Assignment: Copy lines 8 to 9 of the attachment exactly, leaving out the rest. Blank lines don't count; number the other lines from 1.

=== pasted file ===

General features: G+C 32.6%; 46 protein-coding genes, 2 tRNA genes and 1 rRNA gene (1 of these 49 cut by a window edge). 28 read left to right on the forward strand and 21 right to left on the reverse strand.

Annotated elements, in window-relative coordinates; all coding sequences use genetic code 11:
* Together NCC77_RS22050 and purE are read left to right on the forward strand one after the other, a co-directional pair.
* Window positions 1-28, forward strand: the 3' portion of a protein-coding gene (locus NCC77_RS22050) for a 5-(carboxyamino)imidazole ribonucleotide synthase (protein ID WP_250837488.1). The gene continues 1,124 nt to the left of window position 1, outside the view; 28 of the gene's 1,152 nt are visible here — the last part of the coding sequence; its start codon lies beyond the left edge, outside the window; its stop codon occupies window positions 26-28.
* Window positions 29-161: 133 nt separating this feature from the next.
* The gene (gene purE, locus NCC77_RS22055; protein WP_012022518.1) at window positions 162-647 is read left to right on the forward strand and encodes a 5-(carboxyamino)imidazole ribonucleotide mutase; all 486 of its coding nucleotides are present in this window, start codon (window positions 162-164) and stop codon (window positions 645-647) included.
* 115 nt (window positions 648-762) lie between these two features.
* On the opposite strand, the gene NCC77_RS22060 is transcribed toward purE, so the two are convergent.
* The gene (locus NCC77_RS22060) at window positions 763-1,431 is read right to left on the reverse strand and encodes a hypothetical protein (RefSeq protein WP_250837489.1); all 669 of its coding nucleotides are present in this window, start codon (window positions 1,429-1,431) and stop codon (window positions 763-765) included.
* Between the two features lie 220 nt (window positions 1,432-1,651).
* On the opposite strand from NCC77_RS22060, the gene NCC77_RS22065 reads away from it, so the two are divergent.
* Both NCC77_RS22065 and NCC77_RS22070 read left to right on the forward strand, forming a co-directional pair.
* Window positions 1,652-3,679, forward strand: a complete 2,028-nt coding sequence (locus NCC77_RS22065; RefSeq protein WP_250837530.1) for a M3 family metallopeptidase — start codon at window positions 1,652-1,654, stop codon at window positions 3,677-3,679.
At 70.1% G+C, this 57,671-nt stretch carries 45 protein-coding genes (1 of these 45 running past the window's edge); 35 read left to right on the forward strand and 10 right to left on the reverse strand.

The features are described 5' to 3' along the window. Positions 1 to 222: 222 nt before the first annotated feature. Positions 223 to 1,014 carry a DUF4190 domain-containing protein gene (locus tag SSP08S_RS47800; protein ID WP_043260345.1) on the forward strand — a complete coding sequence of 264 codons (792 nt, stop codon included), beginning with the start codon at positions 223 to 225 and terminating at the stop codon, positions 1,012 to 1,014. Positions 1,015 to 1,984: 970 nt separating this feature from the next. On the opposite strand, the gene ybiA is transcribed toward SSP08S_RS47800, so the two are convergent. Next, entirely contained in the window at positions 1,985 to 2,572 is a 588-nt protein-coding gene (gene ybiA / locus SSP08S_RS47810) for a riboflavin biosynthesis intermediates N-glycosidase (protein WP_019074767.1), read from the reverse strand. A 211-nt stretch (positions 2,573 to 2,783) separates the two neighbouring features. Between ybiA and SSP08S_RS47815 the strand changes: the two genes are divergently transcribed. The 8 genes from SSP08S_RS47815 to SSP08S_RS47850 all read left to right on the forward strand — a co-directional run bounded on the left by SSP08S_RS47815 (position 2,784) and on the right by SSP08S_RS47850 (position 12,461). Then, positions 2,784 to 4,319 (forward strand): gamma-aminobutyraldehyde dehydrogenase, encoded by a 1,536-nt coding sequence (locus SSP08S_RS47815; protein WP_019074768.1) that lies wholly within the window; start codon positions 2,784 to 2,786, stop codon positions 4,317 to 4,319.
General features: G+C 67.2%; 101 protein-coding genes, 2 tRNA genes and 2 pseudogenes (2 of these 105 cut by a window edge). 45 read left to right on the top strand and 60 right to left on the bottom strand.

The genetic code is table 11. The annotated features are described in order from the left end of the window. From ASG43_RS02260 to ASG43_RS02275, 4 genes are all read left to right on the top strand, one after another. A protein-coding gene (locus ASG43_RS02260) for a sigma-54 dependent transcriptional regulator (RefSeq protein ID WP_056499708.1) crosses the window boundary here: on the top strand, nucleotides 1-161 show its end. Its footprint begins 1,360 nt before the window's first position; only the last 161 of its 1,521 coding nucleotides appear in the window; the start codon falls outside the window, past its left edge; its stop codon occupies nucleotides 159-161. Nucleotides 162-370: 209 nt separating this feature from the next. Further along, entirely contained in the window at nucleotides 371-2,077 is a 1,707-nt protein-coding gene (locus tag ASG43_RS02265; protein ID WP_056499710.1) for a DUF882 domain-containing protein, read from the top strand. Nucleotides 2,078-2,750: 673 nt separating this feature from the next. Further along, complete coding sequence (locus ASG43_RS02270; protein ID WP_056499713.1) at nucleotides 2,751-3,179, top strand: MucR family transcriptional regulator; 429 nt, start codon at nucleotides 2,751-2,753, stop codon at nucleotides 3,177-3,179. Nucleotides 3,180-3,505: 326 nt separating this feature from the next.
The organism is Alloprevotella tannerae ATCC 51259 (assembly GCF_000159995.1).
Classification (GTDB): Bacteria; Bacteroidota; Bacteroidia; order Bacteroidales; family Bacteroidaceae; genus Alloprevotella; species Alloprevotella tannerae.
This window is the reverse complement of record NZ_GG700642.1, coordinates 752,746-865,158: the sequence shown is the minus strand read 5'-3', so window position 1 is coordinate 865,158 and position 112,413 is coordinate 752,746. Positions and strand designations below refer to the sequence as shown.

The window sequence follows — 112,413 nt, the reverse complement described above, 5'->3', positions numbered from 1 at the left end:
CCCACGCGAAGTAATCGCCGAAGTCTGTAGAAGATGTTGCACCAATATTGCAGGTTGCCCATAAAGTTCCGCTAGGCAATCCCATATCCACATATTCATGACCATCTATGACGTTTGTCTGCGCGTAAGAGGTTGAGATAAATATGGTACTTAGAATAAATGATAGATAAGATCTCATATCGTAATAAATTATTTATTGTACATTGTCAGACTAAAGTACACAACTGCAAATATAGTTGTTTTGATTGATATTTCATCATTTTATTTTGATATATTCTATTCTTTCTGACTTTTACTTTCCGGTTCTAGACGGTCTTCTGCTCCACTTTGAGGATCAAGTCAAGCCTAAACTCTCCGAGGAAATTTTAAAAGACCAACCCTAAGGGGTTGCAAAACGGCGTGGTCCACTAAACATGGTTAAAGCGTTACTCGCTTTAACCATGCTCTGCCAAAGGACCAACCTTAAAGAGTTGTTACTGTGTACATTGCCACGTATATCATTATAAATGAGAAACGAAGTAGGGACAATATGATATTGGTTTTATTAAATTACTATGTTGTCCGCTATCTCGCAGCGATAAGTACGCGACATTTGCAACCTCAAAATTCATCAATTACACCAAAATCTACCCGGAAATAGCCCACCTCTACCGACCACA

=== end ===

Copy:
* On the opposite strand, the gene NCC77_RS22060 is transcribed toward purE, so the two are convergent.
* The gene (locus NCC77_RS22060) at window positions 763-1,431 is read right to left on the reverse strand and encodes a hypothetical protein (RefSeq protein WP_250837489.1); all 669 of its coding nucleotides are present in this window, start codon (window positions 1,429-1,431) and stop codon (window positions 763-765) included.